- We never used to allow the term African American, for most of the usual arguments. Now we have an informal policy of using black and African American pretty much interchangeably. We usually go with what the source that's covered prefers.
- Darrell Turner, copy editor, the Fort Wayne Journal-Gazette:
- We no longer use the term the disabled. We now say people with disabilities.
Clarence Notree barely had time to act when a gunman burst into the elementary-school gym. As the bullets flew, the physical-education teacher spread out his arms to shield the children and pushed them out a door to safety. He got shot in the wrist. His school and community lauded Notree as a hero, but the Chicago Board of Education insisted that he wasn't entitled to worker's compensation. They said saving the children's lives was not part of his job.
The Democrats are being blamed more than Republicans because they ran in 1992 saying, "If you elect us we will get all of these things done. We'll have a Democratic White House; we'll have a Democratic Congress; and all of the gridlock you saw in the past will fade away." Instead, they look like the gang who couldn't shoot straight; they couldn't get anything through. Now that's not exactly true, because in fact they've gotten a lot of things through, important things like, uh, uh, I can't think of any right now.
Many companies are quite formal about how to be casual. Southland, for example, put on a "fashion show" with employees modeling what is—and isn't—OK to wear on dress-down day. For further reference, the company has compiled a two-inch-thick binder packed with full-color catalog clippings, each pasted into sections marked "appropriate" and "inappropriate." (A photo of a woman wearing black spandex exercise shorts and a tight-fitting tank top fell into the latter category.)
Determining what is perfectly casual from what is way too casual can be tricky. At Picadilly Cafeterias Inc., of Baton Rouge, La., bluejeans are forbidden, but not black or green jeans. Shorts are prohibited, so why not the culotte-like "skort," an odd cross between shorts and a skirt? "I don't know how to answer that," confesses Scott Bozzell, a vice president who recently held a special meeting with supervisors to clarify the company's casual-dress rules. "I guess the design of skorts itself isn't distasteful."
For workers at conservative companies, the chance to break free from business suits may be just too much to handle. Houston-based American General Corp. tried a Casual Day Pilot Program, but found "the definition of casual was perceived to be broader" than intended, says John Pluhowski, company spokesman.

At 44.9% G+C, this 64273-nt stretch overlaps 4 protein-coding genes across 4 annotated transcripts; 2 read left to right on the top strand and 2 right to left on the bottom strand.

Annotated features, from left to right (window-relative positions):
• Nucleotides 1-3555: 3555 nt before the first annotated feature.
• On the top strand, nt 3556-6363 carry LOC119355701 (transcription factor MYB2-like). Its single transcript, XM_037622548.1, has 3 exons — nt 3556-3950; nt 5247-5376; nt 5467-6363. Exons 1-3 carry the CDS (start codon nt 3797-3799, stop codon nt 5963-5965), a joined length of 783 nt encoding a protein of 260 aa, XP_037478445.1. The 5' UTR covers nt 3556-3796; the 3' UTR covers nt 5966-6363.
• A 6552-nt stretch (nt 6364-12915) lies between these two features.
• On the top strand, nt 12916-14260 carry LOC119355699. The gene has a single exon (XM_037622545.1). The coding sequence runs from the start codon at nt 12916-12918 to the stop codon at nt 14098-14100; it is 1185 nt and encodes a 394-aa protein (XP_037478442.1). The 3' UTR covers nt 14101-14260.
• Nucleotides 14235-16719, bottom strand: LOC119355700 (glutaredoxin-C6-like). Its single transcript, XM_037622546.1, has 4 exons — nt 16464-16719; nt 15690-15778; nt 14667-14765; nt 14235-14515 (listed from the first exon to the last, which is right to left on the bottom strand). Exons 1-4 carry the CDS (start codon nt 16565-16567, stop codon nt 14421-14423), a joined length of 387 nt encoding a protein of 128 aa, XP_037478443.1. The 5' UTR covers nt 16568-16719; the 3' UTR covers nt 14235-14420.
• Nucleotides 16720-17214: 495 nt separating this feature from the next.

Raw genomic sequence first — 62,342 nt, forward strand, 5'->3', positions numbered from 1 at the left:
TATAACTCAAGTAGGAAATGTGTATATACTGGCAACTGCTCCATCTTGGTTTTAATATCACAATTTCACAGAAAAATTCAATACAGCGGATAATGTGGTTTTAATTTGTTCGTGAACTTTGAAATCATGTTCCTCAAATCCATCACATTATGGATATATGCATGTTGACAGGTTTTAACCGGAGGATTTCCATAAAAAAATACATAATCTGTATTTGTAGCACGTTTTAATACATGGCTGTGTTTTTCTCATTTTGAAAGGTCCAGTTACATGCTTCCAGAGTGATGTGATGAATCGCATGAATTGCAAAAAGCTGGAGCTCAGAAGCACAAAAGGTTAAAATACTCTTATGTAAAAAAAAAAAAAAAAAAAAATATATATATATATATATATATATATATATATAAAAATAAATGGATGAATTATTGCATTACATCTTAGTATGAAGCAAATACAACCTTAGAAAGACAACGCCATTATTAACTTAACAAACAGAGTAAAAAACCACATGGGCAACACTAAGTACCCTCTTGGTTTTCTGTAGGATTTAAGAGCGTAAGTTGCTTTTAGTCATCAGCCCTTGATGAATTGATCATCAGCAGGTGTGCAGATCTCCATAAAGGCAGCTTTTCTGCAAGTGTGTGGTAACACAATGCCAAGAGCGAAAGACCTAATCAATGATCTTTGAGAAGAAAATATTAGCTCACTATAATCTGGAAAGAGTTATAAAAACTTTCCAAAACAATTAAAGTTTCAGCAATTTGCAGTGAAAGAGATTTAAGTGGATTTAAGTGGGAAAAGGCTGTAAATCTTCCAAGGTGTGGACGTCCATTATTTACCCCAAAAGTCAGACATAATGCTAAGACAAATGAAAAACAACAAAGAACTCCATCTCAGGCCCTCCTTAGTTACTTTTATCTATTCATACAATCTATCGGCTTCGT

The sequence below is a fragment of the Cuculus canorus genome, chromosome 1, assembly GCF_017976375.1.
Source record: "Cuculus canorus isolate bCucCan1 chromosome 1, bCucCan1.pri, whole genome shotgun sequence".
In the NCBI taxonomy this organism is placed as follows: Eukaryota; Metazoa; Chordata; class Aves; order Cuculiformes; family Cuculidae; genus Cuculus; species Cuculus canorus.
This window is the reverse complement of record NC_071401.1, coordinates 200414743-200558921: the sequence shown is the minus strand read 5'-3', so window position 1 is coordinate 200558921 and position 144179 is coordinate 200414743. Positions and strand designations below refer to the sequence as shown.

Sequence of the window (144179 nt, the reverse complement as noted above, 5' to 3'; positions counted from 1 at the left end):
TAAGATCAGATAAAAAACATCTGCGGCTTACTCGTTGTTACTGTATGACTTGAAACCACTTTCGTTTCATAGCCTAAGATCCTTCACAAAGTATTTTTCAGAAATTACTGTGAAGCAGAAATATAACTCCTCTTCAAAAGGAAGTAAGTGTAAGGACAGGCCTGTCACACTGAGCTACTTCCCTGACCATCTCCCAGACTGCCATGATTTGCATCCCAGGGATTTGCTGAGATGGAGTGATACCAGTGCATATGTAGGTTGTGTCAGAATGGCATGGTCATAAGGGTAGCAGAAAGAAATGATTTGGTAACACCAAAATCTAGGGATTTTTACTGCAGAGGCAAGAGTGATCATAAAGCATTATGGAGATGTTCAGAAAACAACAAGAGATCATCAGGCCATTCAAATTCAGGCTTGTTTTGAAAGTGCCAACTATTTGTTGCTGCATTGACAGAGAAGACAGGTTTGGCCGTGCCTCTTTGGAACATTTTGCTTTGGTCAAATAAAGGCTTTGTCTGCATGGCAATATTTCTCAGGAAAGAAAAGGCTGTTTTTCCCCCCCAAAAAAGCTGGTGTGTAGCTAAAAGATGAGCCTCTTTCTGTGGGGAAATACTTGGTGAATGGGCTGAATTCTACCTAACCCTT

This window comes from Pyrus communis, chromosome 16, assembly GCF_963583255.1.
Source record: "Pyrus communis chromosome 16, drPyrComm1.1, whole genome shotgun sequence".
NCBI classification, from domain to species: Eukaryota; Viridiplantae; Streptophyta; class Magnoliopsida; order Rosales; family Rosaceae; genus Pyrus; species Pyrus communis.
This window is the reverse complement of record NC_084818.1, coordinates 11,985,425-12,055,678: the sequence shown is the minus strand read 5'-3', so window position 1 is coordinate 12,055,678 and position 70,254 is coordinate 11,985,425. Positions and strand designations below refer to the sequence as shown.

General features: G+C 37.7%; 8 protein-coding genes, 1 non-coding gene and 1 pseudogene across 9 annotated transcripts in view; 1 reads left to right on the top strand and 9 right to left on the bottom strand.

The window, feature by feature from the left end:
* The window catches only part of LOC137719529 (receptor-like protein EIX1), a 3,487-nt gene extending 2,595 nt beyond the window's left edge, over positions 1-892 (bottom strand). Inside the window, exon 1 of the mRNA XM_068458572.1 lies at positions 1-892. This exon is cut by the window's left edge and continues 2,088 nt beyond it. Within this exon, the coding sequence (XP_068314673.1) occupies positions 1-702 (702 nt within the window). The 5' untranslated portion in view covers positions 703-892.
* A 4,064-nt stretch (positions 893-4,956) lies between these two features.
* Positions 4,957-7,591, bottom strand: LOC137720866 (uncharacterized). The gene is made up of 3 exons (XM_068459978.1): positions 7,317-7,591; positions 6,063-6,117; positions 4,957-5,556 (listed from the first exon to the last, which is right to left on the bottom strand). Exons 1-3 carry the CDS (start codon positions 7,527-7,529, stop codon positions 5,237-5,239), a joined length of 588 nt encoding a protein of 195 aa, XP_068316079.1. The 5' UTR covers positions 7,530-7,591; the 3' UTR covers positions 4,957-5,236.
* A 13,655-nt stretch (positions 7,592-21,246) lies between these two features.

On dress-down day, employees of the insurance company wore Santa Claus and Easter Bunny outfits, T-shirts advertising booze and tight pants under oversized baggy shirts hanging to the knees. No one was sent home, not even the worker who dressed as a duck.
"If you came as a duck, you went home as a duck, but you were expected not to return as a duck," Mr. Pluhowski says. After a six-month trial, casual day at American General got the ax.
Faced with First Amendment constraints, the university agreed not to prosecute Pavlik. In fact, the only people punished in the incident were the police who arrested the students who destroyed the papers. One officer was suspended, and a follow-up report by the university recommended that the campus police begin keeping race and sex information on their detainees, "to determine if [arrest policy] has an adverse impact on any groups and if the policy is applied in a consistent, non-discriminatory manner."
Defense attorney Eric Sears argued that his client grew up in Beirut amid civil war, violence and an atmosphere of hatred, all of which rendered him temporarily insane. In Baz's case, argued Sears, the violence in Beirut, "besides being constant and random, was often brutal. The house you left in the morning could be rubble that night," he declared in his opening statement at the trial. "Those years inevitably left scars on his personality."
A friend who recently moved to South Deerfield told me that her roommate did something a little odd while they were jogging together. They had jogged into Sunderland and paused by the monumental sycamore tree—one of New England's largest—that grows near the center of town. On an impulse, my friend's roommate embraced the tree and "gave it a big smackeroo."
Could it be that my roommate's friend's affection for the Sunderland sycamore represented a welling up of the ecological (or, more precisely, arboreal) id?
If you surmise that my question is a leading one, you're right on the money. But what it leads to is another, much larger realm of questions. Why does your average passerby think it's weird to kiss trees? Is there in his or her response to the tree-kisser an analogue to homophobia? Why is it forbidden to make love with trees? Are we (if I may coin a phrase) an ecophobic society? And if, with whatever difficulties and setbacks, American society is coming to realize that bisexuality and homosexuality are in and of themselves as healthy as heterosexuality, why do we lag in recognizing the inherent healthiness of erotic, even sexual, connections with nonhuman nature? Why are we so conflicted about—to broach a concept—our natural ecosexuality?